However, bleeding can last up to 2 to 4 weeks. That, as well as fatigue and pain from a possible episiotomy can push sexual relations back much further.

On occasions, couples wait several weeks or even months to have their first sexual encounter after the birth of their child. In fact, abundant bleeding and vaginal dryness can be quite an obstacle for resuming sexual activity.

Of course, it’s best not to wait too long. Fears and tension can build up and create distance between partners.

To keep this from happening, the key is to maintain good communication and physical contact. Massage, compliments, and kisses can help to keep the connection alive, and can lead to sexual desire when the time comes.

Loss of sex drive: Why does it occur?

With the arrival of a new baby, all women experience some level of decreased sex drive due to hormonal changes. This can last from 4 to 5 weeks after giving birth.

There are several factors that can add to loss of libido, which we’ll mention below:

  • Babies take up a lot of attention: The new responsibility requires parents’ constant presence.
  • Vaginal dryness: The same hormones that stimulate milk production can also produce vaginal dryness.
Everything You Need to Know about Sex after Having a Baby
  • Painful scars: The scars left behind by episiotomies and C-sections are often painful, and moms may be afraid that sexual activity could make the pain worse.
  • The mother may not feel good about herself: First-time mothers are often concerned about their physical appearance and may feel less attractive after pregnancy.
  • The father may feel rejected or replaced: Becoming a father can also have an effect on a man’s sex drive and he may feel less inclined to have sex.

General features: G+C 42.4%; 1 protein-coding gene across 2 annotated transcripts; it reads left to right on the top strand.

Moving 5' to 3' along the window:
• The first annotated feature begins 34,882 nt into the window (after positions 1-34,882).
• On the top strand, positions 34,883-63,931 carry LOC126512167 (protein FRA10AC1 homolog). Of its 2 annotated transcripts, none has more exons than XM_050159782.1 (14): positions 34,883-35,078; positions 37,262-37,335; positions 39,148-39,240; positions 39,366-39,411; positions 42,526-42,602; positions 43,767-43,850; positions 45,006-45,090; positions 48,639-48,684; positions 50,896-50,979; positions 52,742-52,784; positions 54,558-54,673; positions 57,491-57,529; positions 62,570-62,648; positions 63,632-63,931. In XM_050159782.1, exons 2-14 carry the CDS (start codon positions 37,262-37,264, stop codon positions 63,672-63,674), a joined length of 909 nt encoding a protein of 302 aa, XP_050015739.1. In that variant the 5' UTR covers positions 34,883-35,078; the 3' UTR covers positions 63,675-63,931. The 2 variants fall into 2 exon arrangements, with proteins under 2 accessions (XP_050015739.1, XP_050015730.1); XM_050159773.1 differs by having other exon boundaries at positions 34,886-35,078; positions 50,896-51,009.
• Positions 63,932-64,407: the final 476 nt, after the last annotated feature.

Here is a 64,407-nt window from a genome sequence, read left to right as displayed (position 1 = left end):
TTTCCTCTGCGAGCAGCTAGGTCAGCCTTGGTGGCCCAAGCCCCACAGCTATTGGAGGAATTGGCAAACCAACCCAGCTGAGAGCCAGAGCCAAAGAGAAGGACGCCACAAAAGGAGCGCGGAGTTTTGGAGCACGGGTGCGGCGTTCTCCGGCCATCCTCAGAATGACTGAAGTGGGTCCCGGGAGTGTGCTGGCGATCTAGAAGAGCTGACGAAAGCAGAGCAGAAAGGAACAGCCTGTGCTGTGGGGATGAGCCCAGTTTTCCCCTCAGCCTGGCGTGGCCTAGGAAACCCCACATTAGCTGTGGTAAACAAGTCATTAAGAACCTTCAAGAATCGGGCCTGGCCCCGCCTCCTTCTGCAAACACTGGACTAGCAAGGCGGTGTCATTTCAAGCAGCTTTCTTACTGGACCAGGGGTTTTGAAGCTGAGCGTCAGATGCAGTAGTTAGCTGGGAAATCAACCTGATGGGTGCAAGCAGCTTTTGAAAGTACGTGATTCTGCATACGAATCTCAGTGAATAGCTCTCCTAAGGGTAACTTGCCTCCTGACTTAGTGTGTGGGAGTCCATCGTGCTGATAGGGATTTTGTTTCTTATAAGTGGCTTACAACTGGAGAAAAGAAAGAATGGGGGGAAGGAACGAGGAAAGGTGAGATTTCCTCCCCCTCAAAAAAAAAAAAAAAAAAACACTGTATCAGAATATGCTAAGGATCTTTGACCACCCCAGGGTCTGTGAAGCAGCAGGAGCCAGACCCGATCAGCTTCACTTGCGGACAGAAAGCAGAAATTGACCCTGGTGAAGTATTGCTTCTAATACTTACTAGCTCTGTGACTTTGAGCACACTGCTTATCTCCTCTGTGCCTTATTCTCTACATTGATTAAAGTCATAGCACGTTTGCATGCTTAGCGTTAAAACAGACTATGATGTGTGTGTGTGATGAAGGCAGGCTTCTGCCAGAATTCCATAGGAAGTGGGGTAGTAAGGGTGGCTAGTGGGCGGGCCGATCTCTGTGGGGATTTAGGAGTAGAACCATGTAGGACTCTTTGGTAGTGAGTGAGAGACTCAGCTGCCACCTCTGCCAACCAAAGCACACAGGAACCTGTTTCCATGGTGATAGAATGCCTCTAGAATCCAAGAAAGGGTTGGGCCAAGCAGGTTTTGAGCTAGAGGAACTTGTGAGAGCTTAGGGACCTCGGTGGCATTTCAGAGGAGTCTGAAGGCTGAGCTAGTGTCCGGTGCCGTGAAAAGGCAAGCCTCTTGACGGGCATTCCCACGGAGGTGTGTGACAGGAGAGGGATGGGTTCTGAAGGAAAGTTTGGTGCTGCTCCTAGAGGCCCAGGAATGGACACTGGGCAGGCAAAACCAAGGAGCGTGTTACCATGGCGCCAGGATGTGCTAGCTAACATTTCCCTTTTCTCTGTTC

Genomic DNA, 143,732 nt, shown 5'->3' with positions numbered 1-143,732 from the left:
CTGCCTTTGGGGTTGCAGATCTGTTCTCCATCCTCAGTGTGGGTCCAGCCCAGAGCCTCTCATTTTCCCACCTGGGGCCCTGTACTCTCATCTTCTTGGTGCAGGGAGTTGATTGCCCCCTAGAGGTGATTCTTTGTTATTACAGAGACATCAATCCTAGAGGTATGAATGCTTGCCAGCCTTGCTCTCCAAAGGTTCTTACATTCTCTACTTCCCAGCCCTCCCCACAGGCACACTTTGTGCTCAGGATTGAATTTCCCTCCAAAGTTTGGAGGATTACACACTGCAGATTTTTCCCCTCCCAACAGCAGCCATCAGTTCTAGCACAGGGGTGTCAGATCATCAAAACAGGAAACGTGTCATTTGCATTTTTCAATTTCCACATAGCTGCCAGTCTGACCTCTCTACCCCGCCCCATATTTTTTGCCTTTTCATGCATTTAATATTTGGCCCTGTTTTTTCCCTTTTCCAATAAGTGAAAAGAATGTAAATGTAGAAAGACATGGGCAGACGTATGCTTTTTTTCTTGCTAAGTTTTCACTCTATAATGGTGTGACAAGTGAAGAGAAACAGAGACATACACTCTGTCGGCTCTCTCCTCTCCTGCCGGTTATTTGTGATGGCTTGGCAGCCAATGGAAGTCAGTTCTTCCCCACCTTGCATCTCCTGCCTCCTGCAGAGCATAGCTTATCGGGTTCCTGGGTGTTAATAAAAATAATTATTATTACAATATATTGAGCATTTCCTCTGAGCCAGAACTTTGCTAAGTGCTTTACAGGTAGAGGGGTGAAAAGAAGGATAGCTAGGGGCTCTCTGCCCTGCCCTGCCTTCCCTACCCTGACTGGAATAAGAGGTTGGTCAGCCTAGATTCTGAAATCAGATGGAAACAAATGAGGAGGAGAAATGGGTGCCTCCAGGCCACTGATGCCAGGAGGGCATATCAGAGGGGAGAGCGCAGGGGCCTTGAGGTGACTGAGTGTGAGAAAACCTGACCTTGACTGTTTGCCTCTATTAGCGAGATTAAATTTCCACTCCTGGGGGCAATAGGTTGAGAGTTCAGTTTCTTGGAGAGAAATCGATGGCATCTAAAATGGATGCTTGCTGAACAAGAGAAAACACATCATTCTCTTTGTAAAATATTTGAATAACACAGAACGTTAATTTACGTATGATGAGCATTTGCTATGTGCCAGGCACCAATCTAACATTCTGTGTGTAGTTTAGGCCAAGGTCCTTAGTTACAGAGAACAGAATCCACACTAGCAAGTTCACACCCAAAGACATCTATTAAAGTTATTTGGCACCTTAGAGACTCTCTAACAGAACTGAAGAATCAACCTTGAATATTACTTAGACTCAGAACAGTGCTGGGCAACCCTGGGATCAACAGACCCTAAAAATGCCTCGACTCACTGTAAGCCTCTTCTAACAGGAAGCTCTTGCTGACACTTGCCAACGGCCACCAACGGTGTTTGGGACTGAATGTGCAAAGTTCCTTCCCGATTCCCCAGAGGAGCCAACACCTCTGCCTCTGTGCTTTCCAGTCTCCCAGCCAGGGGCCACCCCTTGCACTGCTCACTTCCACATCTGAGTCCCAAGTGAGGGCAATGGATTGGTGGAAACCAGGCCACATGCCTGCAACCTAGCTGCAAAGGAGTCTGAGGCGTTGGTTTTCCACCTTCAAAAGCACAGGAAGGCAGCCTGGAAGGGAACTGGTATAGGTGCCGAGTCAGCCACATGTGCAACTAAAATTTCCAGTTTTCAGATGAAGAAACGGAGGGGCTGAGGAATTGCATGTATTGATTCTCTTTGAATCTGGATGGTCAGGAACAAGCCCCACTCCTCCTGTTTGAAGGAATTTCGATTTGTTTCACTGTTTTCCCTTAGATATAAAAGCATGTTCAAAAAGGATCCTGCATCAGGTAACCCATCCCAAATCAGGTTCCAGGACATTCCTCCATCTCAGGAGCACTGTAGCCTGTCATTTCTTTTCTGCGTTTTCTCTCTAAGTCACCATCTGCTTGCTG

• Guilty feelings on behalf of the father: The baby’s father may feel the desire to restart sexual activity, but fear hurting the mother.

Without a doubt, sex after having a baby is a process that requires a small transition. If you’re still having a hard time restarting sexual activity despite the above advice, we recommend you speak with your gynecologist.

Your doctor will help you determine if there is some physiological problem that may be affecting your desire.

All cited sources were thoroughly reviewed by our team to ensure their quality, reliability, currency, and validity. The bibliography of this article was considered reliable and of academic or scientific accuracy.

  • Byrd JE, Hyde JS, DeLamater JD, Plant EA. (1998). Sexuality during pregnancy and the year postpartum. J Fam Pract. 1998 Oct; 47(4):305-8.
  • Enderle, C. D. F., Kerber, N. P. D. C., Lunardi, V. L., Nobre, C. M. G., Mattos, L., & Rodrigues, E. F. (2013). Condicionantes y/o determinantes del retorno a la actividad sexual en el puerperio. Revista Latino-Americana de Enfermagem, 21(3), 719-725. http://www.scielo.br/scielo.php?pid=S0104-11692013000300719&script=sci_arttext&tlng=es
  • Gómez Cantarino, S., & Moreno Preciado, M. (2012). La expresión de la sexualidad durante la gestación y el puerperio. http://rua.ua.es/dspace/handle/10045/24154
  • González Labrador, I., & Miyar Pieiga, E. (2001). Sexualidad femenina durante la gestación. Revista cubana de medicina general integral, 17(5), 497-501. http://scielo.sld.cu/scielo.php?script=sci_arttext&pid=S0864-21252001000500015

This text is provided for informational purposes only and does not replace consultation with a professional. If in doubt, consult your specialist.